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January 15, 2017


TEXT: Job 42: 1-6
READING:  Isaiah 6: 1-15

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SUBJ: Job as an example of seeing God as He is and ourselves as we are and the effect that is wrought in us as a result.

AIM: that we might be encouraged to move away from earthly comparisons and look to Him and so perceive our need.

INTR: The story of Job is told in many ways with differing objectives as to what is to be learned. It is in the end that we learn of the aim of God in it all that we might be profited by it.
1. Some have analyzed the behavior of Job as characteristic of an unsaved person and yet, we have the testimony of the Lord from the beginning as to His view of Job.
2. What might be construed is that no amount of personal righteousness can avail to bring salvation which is of grace in both Old and New Testament circumstances.
3. What may be said of Job may be said of the potential of saved people left to fend for themselves in the throes of earthly trials.

THESIS: Of utmost importance in the experience of Job is that he came to see himself in the light of God’s sovereignty, His holiness, His might, and His mercy.

I. Things conceded to Job
1. Twice in the book of Ezekiel Job is commended: Though these three men, Noah, Daniel, and Job, were in it, they should deliver but their own souls by their righteousness, saith the Lord GOD. Ezekiel 14:14.
2. He is held up as a paragon of patience: Behold, we count them happy which endure. Ye have heard of the patience of Job, and have seen the end of the Lord; that the Lord is very pitiful, and of tender mercy. James 5:11.
3. Things remembered from His ordeal:
1) Blessed be the name of the Lord…”
2) For I know that my redeemer liveth, and that he shall stand at the latter day upon the earth: And though after my skin worms destroy this body, yet in my flesh shall I see God: Whom I shall see for myself, and mine eyes shall behold, and not another; though my reins be consumed within me. Job 19:25-27.
3) His confession in: Then Job answered the LORD, and said, Behold, I am vile; what shall I answer thee? I will lay mine hand upon my mouth. Once have I spoken; but I will not answer: yea, twice; but I will proceed no further. Job 40:3-5

II. Reasons for repentance with Job (See verses 1-3)
1. Things spoken in truth but tending to justify the complaint of Job
1) Then Job answered and said, I know it is so of a truth: but how should man be just with God? Job 9:1-2
2) Man that is born of a woman is of few days, and full of trouble. He cometh forth like a flower, and is cut down: he fleeth also as a shadow, and continueth not. And dost thou open thine eyes upon such an one, and bringest me into judgment with thee? Who can bring a clean thing out of an unclean? not one. Job 14:1-4.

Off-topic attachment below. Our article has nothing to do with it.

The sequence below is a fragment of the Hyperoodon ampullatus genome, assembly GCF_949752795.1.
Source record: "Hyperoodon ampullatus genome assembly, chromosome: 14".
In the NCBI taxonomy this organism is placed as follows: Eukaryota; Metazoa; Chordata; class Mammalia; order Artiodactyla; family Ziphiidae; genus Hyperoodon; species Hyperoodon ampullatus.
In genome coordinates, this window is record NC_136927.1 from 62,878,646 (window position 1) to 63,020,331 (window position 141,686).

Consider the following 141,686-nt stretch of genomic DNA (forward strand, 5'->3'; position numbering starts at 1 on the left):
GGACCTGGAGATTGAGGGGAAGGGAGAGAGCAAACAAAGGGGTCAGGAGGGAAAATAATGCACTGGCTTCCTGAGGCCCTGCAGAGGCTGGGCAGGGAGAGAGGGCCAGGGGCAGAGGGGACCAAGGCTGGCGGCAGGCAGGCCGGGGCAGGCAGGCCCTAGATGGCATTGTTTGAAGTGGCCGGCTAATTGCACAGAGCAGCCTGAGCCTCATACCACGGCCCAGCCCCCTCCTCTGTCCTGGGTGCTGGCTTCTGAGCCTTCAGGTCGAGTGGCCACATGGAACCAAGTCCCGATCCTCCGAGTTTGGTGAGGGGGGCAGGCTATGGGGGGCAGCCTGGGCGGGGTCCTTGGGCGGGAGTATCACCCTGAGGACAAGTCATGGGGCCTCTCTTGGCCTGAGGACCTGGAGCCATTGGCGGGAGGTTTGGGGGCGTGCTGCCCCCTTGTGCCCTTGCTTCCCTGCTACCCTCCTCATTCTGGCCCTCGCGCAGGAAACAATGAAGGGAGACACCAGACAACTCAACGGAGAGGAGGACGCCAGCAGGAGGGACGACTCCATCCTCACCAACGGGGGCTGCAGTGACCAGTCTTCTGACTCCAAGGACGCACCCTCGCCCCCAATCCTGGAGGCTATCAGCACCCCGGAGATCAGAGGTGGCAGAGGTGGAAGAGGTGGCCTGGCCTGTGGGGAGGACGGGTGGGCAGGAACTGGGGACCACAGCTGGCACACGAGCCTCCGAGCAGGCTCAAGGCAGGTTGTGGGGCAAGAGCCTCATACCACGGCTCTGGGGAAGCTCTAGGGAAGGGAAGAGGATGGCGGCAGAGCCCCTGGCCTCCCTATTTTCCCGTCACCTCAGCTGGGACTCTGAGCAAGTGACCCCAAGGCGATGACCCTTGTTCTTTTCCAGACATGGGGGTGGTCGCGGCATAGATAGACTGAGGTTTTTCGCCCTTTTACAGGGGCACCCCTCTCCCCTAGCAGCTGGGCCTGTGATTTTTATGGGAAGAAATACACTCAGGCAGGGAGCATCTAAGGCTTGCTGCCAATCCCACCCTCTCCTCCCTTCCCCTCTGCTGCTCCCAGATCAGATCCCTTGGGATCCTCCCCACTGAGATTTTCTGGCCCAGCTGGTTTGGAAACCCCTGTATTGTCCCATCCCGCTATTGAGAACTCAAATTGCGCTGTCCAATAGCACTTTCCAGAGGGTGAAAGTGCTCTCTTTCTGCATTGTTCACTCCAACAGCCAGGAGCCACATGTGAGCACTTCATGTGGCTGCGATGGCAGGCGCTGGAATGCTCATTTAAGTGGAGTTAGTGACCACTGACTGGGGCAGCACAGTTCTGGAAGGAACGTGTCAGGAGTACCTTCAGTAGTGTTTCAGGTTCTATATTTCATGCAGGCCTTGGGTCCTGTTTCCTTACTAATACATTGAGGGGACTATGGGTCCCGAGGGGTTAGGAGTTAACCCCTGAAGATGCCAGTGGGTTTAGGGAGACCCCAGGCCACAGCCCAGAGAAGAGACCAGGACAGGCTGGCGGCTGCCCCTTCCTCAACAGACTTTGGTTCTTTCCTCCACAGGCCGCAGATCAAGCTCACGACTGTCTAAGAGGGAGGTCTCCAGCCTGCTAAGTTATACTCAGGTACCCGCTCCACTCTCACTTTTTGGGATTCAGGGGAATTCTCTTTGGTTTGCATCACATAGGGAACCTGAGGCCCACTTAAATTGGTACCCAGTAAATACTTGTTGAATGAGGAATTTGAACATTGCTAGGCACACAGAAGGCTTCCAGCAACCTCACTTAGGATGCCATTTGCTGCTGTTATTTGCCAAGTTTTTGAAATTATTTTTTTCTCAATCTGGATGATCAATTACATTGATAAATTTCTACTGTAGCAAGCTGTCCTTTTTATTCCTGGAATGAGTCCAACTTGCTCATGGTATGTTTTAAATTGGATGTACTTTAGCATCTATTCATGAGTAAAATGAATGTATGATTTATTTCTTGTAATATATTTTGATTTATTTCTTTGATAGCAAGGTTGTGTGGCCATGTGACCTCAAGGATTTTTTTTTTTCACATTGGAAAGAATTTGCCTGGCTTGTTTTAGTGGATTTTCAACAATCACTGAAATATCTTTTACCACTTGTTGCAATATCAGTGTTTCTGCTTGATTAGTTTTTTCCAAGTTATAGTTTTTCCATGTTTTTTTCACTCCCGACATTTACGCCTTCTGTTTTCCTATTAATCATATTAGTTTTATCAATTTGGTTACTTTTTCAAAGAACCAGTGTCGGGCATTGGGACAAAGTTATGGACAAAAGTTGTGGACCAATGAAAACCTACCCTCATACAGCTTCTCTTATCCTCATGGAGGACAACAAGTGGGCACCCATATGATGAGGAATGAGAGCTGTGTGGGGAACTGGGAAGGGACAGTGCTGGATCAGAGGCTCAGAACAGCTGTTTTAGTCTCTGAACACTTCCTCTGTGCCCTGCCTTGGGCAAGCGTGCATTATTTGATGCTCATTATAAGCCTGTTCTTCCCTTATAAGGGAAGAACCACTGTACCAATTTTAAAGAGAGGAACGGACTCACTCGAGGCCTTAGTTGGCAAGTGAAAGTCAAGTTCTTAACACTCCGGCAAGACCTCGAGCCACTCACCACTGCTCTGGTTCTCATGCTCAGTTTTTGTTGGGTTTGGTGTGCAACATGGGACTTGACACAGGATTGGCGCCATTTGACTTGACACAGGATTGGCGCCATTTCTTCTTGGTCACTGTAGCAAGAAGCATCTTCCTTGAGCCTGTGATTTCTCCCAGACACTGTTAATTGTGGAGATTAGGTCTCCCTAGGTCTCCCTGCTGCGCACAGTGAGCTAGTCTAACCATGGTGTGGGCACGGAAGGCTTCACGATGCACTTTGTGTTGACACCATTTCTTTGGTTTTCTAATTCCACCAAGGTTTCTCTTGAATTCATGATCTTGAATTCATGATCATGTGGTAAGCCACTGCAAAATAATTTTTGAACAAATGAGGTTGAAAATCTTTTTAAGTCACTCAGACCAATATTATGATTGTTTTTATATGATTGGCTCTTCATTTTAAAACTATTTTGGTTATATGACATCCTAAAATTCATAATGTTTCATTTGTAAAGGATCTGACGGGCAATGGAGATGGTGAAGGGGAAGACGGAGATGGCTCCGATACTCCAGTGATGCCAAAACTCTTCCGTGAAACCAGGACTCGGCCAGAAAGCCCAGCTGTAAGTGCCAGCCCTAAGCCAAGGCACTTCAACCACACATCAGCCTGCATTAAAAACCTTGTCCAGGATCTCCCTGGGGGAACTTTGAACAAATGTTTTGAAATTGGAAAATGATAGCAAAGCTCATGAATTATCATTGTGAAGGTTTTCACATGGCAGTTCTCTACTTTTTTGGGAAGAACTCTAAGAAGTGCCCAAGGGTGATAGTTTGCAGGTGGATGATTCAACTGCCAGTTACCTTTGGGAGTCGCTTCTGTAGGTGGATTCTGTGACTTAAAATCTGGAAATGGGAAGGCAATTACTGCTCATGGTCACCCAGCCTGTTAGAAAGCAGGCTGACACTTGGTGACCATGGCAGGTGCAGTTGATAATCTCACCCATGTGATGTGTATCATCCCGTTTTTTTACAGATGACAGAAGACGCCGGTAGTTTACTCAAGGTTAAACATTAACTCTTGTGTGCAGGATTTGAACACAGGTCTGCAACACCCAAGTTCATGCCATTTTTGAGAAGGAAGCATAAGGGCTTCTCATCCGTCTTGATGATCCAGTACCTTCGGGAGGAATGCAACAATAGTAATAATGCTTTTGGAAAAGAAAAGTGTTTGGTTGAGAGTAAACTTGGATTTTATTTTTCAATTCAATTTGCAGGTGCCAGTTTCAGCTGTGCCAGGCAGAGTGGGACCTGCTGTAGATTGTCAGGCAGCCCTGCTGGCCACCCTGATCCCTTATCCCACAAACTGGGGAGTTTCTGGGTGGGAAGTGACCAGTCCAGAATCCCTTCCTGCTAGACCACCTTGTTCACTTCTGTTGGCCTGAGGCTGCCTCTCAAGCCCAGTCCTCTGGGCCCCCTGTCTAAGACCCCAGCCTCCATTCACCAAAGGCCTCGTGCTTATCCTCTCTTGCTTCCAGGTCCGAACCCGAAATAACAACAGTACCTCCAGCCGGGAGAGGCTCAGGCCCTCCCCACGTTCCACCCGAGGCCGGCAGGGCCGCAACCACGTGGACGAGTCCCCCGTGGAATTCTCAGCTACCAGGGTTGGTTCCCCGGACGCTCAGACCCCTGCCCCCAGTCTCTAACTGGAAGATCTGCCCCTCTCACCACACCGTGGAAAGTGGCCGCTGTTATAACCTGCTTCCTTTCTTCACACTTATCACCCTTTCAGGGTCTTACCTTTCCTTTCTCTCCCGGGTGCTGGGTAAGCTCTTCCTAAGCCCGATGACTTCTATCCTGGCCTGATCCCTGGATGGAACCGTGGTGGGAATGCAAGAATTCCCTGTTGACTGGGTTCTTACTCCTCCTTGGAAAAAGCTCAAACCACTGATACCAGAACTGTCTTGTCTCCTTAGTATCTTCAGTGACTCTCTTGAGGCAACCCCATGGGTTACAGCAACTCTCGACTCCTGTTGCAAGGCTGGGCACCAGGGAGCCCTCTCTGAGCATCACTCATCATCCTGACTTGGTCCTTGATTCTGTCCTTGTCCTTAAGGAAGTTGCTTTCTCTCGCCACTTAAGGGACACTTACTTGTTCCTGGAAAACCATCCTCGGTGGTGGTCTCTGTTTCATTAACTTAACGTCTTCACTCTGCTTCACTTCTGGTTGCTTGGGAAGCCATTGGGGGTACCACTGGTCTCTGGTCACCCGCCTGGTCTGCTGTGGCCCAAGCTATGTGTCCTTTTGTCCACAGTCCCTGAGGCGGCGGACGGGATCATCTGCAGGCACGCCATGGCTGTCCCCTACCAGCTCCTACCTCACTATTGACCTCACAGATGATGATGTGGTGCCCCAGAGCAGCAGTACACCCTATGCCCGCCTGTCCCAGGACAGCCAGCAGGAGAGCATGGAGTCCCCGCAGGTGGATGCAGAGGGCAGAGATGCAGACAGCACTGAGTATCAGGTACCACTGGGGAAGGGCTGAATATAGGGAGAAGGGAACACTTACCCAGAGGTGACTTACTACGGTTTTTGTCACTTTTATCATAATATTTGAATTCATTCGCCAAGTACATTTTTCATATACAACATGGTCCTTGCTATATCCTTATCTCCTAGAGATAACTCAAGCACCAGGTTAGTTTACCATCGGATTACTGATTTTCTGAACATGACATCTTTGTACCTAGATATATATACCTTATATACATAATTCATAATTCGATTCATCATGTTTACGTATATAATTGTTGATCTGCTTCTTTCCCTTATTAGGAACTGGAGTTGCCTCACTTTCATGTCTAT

3) Even many of the things uttered by Job’s friends were true, but they were again long for a cause in Job rather than concede that it was not about punishment – they were classic legalists.
2. So, it is at this second challenge that Job is brought further to a confession of his own state and can recognize, not the extent of the knowledge and wisdom of the Lord, but the fact that there is no limit to His knowledge and wisdom.
3. What had now become apparent to Job was that all his morality, devotion to family, and acts of worship were of no avail and contaminated by his own unworthiness.
4. He had recognized a need earlier but with improper motives: 32 For he is not a man, as I am, that I should answer him, and we should come together in judgment. 33 Neither is there any daysman betwixt us, that might lay his hand upon us both. Job 9:32-33
5. The question of verse 3 seems to be directed toward himself – he confesses to having counseled the Lord without knowledge – he had spoken of things too wonderful.

III. His confession before the Lord (vv. 4-6)
1. In fact, a humble plea, or a petition that the Lord would make him to know of things with a proper view and assessment of both the Lord and himself.
2. Much had come to Job in the past in ways that might far transcend what we know – Men did not have the Scriptures then as now or even later in biblical history. He had heard much that was wonderful and encouraging to his faith. Even the things he heard out of the whirlwind did not fully account for what he now saw.
3. But, now he was seeing in a way that he never had before – he would forever more have a view of the Lord that could not be put into words but rather experienced in the heart.
1) His vision of Christ from chapter 19 was taken to a higher plane
2) And all that pertained to God would cause him to marvel
3) How are we affected at the being of God, The Son of God and all that He has done and the realization that we are truly led by the Spirit of God and so identified as His dear children.